Our Comics, Ourselves
Several years ago, I handed my older son my pile of Avengers comics, a sequential trove dating from about 1976 until about 1985.
He read them eagerly, then threw them all over his room. I provided a storage bin and said, “If you want the privilege of reading these, treat them well.”
Message received. The comics, when not in use, lived happily in their bin.
He’s now re-reading them, out of order. He left a couple of them on his bed the other night, and rather than flip out –– “You’re grounded for life, plus I’m confiscating your cell phone! Oh, wait. You don’t have a cell phone. Hmm. Maybe I should confiscate my own cell phone?” –– I elected to simply remind him that my yesteryear treasures need to be treated well.
Then I forgot all about the reminder. I found myself hooked by the back cover of Avengers #164. It was an ad, of course –– what else would grace the back cover of a Marvel Comic? But what an ad, a movie poster extravaganza for (hold me back) Orca (1977).
With Richard Harris and Charlotte Rampling, no less.
[Click on any of the images in this article for larger versions.]
And then I got really curious. I opened the comic.
And look what I found! My history, written in yellowing, high-acid ads. All the things I thought I wanted when I was little; all the silly offerings that taught me, far better than any Bible or adult, the meaning of the words “greed” and “covetousness” and “obsession.”
Take a look for yourself, fantasy fans.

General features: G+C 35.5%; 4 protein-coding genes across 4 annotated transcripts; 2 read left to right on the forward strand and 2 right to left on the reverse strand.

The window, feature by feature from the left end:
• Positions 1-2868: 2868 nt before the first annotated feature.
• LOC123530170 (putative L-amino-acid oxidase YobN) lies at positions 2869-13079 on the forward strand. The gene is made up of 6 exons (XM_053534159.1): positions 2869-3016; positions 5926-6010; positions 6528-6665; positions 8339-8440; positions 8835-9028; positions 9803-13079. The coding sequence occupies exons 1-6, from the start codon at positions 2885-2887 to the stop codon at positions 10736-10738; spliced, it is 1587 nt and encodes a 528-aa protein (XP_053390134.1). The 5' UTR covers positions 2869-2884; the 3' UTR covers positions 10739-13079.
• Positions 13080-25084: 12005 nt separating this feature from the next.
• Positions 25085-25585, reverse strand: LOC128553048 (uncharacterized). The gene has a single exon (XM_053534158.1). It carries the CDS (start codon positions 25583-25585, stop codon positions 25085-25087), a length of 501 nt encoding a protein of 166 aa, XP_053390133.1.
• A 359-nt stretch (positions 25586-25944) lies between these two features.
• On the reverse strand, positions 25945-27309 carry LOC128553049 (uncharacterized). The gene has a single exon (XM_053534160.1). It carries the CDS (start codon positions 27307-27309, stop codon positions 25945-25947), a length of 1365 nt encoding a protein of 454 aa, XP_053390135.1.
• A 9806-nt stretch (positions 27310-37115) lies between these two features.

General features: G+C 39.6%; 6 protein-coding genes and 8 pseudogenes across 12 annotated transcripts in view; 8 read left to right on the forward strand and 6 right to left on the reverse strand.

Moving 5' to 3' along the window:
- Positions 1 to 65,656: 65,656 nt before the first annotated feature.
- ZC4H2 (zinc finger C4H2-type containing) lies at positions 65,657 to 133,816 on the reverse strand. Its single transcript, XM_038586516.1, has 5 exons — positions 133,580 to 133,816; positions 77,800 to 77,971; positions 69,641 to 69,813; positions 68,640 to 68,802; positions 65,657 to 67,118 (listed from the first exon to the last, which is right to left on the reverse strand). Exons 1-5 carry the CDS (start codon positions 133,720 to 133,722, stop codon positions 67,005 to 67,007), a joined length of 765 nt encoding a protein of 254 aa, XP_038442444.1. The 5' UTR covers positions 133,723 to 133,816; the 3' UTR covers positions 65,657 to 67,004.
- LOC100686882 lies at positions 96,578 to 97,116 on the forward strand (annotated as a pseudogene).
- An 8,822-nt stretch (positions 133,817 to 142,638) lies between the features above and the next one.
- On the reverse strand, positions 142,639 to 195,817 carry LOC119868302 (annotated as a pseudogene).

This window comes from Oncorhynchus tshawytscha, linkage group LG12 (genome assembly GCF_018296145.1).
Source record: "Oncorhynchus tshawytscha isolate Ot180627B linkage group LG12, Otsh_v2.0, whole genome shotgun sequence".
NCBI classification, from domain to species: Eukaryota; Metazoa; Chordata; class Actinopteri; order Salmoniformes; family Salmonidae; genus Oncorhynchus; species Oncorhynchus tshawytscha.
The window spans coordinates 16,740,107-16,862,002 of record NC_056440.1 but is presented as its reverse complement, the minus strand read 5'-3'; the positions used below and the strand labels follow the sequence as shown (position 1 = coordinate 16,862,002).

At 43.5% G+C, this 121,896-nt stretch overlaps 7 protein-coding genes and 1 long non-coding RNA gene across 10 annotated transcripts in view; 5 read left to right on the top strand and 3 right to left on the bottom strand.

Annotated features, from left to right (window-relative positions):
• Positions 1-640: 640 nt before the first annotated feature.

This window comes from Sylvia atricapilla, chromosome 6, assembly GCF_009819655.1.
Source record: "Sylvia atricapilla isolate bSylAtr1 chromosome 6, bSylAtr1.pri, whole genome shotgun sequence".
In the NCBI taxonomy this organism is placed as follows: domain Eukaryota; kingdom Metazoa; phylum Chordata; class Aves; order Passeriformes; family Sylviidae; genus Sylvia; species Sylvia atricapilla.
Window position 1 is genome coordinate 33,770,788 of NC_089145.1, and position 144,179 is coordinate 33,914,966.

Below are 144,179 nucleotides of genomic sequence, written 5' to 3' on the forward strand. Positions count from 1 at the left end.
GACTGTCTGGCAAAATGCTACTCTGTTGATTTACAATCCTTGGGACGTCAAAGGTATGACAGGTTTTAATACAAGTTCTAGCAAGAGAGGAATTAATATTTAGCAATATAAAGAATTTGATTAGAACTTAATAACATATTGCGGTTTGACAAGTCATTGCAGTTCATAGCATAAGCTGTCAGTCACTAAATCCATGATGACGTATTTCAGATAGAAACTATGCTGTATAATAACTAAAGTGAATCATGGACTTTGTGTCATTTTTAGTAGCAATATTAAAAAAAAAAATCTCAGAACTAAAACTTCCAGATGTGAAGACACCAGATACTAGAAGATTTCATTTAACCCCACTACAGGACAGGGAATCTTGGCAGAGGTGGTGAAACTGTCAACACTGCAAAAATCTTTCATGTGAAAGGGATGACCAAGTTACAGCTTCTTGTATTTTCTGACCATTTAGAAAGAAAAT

Does this mirror, on reflection, show your childhood as clearly as it does mine?
“We are what we eat,” claim the pundits (led by Anonymous, wisest of all Jedi), but as any devotee of economics will say, we are also quite surely defined by what we purchase.
My fascination with comics has long since departed (along with my youth, misspent and otherwise), and at this point nothing on these covers strikes me as worth owning, much less drooling over, with the possible exception of Orca, which I needn’t own to “enjoy” thanks to the wonders of streaming data.
After all, the rest of the cast includes Keenan Wynn (always reliable), Robert Carradine (of the vaunted Carradine dynasty), Will Sampson (what do you mean you’ve never seen One Flew Over the Cuckoo’s Nest?), and Bo Derek, who surely needs no introduction for anyone alive in 1979 and capable of counting to ten.
In general, fantasy and adventure are thought of, and justly so, as being pure experiences, a trick of the light for agile minds bent on living beyond our usual daily bounds. But that purity has its limits, and the many-tentacled beast of piggy-backing profit is never far from hand, as these images demonstrate.
Like a particular superhero? Great. Here’s something else you might respond to. Love that storyline? Fabulous! Come back for more next month –– and you know what, we’ll run that same ad then, too, as a not-so-subtle reminder of all the good-life things you could have… for as little as $4.99.
And of course, if I had only had the foresight to purchase one of those Battlestar Galactic t-shirts back in 1978, just think what I could have sold it for today.
Ah, yes. As Eric Idle once put it, and as the comic business clearly knew all along, “There is nothing quite as wonderful as money.”
‘Til next time.
Mark Rigney’s latest story for Black Gate was “The Find,” which Tangent Online called “reminiscent of the old sword & sorcery classics… A must read.” You can see what all the fuss is about here.
On the one hand I love the fact that I can get many things in trade collections or even online; on the other hand, I regret losing access not only to the ads (and why didn’t I ever get any beautifully-detailed 3 3/4″ Black Hole action figures?) but to the letters and other editorial content.